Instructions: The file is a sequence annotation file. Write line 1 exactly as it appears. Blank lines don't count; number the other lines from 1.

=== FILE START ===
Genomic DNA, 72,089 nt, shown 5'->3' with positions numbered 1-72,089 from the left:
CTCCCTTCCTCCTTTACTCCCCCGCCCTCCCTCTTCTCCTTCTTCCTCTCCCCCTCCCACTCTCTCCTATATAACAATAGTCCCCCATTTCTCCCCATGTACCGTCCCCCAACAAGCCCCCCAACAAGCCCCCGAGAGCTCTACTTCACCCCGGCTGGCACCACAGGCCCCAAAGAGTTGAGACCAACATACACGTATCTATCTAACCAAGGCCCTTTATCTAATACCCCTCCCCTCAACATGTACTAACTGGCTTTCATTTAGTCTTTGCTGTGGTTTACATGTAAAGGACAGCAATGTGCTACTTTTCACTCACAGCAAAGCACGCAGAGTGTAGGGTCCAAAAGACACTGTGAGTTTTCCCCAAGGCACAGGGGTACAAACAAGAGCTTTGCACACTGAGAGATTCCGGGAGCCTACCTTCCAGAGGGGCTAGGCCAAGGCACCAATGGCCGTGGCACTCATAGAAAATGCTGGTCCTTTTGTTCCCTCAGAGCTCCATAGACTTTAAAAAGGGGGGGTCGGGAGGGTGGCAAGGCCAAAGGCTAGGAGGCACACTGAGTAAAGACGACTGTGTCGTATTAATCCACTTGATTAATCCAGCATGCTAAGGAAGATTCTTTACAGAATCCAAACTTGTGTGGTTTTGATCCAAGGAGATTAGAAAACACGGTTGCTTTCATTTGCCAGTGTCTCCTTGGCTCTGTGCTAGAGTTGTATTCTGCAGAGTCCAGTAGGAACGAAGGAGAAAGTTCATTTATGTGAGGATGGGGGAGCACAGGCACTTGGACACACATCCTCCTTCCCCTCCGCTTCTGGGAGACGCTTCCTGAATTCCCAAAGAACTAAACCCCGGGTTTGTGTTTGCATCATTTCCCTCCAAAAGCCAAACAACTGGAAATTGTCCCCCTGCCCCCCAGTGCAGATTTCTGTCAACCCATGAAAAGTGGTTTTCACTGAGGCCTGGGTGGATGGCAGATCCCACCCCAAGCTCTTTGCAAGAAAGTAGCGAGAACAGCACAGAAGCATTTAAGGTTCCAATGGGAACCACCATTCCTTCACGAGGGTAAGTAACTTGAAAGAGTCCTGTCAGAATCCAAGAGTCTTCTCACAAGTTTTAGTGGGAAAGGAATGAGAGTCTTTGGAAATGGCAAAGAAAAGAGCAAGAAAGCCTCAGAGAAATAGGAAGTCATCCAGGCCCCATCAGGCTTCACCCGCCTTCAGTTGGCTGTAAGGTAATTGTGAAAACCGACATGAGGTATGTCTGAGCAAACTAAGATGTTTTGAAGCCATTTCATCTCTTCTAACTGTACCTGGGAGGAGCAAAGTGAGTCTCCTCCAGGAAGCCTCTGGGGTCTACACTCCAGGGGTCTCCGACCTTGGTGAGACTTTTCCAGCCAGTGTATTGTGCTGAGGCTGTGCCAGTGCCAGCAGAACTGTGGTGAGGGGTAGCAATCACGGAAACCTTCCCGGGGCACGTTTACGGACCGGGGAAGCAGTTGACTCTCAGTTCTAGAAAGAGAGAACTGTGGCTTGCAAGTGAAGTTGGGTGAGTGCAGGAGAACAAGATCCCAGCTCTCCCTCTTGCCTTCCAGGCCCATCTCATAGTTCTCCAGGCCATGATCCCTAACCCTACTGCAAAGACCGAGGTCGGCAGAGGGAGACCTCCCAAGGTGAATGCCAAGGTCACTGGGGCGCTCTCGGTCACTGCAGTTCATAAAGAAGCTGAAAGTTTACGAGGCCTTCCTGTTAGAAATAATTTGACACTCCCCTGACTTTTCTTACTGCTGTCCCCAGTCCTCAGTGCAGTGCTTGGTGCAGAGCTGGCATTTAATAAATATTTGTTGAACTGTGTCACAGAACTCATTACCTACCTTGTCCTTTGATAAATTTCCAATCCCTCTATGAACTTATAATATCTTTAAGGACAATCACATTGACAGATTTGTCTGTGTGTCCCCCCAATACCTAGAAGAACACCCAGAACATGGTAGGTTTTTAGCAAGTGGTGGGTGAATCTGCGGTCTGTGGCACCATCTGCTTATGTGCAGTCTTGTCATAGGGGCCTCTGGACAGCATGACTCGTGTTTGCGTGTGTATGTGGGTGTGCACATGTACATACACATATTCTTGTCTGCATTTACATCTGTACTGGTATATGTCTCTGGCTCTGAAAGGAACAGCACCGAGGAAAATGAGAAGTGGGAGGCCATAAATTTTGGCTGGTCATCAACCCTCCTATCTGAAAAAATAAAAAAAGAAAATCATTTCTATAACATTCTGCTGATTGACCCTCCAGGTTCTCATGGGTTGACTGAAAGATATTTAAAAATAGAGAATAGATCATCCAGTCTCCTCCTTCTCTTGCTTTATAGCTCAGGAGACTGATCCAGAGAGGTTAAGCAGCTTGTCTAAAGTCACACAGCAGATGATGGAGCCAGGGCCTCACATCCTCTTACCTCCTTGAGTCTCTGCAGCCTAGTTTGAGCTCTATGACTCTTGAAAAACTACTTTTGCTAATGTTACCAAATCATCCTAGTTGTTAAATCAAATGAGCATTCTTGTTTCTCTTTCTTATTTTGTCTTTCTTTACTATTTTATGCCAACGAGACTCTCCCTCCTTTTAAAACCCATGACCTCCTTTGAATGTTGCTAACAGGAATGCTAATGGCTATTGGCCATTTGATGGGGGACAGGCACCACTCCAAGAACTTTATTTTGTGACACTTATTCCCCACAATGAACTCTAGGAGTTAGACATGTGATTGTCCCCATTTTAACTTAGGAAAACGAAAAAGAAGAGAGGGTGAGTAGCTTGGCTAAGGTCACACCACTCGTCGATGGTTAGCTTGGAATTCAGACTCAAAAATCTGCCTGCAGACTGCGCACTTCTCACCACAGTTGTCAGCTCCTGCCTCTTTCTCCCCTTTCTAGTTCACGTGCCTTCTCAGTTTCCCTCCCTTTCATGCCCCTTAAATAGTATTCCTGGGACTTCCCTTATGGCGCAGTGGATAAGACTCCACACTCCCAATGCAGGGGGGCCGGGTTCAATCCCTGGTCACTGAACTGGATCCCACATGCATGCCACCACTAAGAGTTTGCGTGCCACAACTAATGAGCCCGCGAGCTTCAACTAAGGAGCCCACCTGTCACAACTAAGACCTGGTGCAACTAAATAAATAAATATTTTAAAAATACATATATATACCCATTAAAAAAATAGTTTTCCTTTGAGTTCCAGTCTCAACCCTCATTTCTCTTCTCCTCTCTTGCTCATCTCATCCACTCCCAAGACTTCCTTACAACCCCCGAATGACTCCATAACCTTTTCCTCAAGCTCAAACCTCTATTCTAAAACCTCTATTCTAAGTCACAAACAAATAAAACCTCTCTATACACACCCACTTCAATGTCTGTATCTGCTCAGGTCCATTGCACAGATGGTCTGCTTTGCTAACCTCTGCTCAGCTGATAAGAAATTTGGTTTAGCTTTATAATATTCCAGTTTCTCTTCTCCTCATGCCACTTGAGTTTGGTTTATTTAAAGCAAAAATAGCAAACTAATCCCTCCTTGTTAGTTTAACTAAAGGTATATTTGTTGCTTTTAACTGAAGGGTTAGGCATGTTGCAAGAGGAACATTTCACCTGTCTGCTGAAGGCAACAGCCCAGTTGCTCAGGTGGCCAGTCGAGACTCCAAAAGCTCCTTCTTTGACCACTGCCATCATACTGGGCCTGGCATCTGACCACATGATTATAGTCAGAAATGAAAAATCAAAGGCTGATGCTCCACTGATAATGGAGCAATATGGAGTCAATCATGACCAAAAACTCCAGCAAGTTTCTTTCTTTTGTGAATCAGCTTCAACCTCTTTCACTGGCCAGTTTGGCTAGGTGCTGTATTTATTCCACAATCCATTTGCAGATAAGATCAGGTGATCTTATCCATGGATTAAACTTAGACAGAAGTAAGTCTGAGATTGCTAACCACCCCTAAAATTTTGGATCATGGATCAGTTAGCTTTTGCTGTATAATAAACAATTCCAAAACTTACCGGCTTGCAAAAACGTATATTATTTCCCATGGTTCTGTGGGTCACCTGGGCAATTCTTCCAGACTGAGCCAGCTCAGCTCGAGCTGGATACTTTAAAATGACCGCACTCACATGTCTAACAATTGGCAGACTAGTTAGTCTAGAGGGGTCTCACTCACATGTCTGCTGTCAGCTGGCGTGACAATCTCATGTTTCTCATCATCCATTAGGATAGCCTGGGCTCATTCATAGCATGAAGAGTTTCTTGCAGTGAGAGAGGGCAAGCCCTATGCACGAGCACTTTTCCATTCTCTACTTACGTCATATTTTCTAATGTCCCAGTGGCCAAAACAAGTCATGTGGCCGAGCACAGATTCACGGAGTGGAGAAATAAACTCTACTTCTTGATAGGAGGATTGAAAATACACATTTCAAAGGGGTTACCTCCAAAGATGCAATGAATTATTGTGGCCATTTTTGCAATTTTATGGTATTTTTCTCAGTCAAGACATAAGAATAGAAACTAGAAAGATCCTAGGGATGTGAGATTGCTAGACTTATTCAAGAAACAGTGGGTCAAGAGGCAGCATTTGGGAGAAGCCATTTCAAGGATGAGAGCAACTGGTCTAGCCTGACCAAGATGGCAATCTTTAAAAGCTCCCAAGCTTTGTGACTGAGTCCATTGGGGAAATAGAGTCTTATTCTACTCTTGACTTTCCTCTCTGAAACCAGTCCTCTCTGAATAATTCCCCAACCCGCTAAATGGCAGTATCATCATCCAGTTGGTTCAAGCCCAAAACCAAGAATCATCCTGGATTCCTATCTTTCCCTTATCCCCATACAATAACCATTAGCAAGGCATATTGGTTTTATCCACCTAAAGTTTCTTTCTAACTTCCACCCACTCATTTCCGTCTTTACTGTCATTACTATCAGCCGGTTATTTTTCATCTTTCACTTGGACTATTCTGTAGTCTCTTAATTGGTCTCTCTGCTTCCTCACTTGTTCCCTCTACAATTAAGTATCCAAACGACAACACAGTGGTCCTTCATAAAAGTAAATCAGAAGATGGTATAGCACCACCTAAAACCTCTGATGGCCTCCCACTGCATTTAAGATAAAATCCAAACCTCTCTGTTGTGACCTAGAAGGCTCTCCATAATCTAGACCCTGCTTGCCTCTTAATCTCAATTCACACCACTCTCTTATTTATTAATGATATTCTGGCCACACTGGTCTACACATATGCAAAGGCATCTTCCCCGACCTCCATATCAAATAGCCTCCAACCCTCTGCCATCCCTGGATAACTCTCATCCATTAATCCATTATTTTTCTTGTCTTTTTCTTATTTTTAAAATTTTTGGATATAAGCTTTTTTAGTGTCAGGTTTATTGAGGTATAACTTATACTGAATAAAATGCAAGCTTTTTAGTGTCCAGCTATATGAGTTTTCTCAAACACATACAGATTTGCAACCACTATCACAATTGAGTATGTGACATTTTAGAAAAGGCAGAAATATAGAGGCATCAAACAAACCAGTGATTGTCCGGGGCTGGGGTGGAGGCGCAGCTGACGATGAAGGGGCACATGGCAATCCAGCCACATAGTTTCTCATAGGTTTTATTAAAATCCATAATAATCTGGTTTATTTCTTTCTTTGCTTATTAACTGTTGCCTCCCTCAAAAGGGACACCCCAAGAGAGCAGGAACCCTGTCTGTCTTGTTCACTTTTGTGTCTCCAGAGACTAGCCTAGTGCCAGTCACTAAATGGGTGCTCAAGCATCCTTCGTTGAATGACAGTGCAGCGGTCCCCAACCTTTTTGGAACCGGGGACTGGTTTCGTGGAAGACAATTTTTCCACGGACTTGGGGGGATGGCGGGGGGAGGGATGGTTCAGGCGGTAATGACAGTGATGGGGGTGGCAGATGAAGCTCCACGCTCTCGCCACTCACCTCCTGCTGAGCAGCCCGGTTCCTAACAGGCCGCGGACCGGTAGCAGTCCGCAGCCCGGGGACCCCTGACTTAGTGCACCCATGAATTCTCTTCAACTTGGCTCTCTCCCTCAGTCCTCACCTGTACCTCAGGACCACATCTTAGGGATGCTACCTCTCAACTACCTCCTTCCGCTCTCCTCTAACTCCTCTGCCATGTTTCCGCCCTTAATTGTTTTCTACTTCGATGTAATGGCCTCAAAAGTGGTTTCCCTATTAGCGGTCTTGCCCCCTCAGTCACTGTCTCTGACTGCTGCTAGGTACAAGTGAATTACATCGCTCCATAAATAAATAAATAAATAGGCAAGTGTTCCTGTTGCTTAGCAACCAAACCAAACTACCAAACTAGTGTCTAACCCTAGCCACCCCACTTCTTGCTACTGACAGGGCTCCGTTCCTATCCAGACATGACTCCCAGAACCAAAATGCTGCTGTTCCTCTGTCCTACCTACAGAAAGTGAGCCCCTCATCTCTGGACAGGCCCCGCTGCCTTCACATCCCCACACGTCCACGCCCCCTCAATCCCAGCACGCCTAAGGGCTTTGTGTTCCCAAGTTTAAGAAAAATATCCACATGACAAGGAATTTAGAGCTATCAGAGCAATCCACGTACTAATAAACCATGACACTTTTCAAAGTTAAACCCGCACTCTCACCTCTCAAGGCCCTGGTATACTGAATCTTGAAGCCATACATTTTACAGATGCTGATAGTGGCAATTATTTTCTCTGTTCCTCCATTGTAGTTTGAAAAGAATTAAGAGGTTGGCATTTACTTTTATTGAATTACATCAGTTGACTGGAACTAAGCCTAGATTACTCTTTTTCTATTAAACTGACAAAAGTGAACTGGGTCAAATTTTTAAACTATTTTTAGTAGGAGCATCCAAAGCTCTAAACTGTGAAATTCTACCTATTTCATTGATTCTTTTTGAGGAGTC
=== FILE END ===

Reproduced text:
Genomic DNA, 72,089 nt, shown 5'->3' with positions numbered 1-72,089 from the left: